Learning Outcomes: By the end of this course, you will be able to:
-Create a collaborative filtering system.
-Reduce dimensionality of data using SVD, PCA, and random projections.
-Perform matrix factorization using coordinate descent.
-Deploy latent factor models as a recommender system.
-Handle the cold start problem using side information.
-Examine a product recommendation application.
-Implement these techniques in Python.

Data Science at Scale Specialization


About This Specialization:
This Specialization covers intermediate topics in data science. You will gain hands-on experience with scalable SQL and NoSQL data management solutions, data mining algorithms, and practical statistical and machine learning concepts. You will also learn to visualize data and communicate results, and you’ll explore legal and ethical issues that arise in working with big data. In the final Capstone Project, developed in partnership with the digital internship platform Coursolve, you’ll apply your new skills to a real-world data science project.

COURSE 1:  Data Manipulation at Scale: Systems and Algorithms

Upcoming session: Oct 26 — Nov 30
About the Course:
Data analysis has replaced data acquisition as the bottleneck to evidence-based decision making — we are drowning in it. Extracting knowledge from large, heterogeneous, and noisy datasets requires not only powerful computing resources, but the programming abstractions to use them effectively. The abstractions that emerged in the last decade blend ideas from parallel databases, distributed systems, and programming languages to create a new class of scalable data analytics platforms that form the foundation for data science at realistic scales. In this course, you will learn the landscape of relevant systems, the principles on which they rely, their tradeoffs, and how to evaluate their utility against your requirements. You will learn how practical systems were derived from the frontier of research in computer science and what systems are coming on the horizon. Cloud computing, SQL and NoSQL databases, MapReduce and the ecosystem it spawned, Spark and its contemporaries, and specialized systems for graphs and arrays will be covered. You will also learn the history and context of data science, the skills, challenges, and methodologies the term implies, and how to structure a data science project. At the end of this course, you will be able to:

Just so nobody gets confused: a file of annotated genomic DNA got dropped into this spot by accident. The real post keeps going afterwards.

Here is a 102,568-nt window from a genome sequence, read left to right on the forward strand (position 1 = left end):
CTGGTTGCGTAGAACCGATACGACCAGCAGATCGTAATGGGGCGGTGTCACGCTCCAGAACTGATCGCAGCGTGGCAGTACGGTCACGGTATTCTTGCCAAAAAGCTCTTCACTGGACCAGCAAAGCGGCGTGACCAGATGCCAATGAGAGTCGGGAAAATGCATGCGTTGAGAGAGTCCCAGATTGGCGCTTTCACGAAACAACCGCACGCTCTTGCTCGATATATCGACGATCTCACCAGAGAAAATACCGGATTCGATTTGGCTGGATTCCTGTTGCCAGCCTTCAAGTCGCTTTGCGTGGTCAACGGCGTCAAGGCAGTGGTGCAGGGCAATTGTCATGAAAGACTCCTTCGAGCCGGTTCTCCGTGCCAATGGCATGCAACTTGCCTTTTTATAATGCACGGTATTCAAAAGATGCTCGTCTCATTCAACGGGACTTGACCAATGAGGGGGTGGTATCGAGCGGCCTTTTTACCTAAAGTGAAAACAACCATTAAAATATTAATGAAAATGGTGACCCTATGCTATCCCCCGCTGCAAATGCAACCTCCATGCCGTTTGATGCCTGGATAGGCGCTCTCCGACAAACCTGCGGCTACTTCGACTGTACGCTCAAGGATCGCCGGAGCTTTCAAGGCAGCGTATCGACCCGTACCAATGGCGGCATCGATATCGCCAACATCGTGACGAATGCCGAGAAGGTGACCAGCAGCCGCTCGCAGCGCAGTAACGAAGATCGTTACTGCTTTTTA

Learning Goals:
1. Describe common patterns, challenges, and approaches associated with data science projects, and what makes them different from projects in related fields.
2. Identify and use the programming models associated with scalable data manipulation, including relational algebra, mapreduce, and other data flow models.
3. Use database technology adapted for large-scale analytics, including the concepts driving parallel databases, parallel query processing, and in-database analytics
4. Evaluate key-value stores and NoSQL systems, describe their tradeoffs with comparable systems, the details of important examples in the space, and future trends.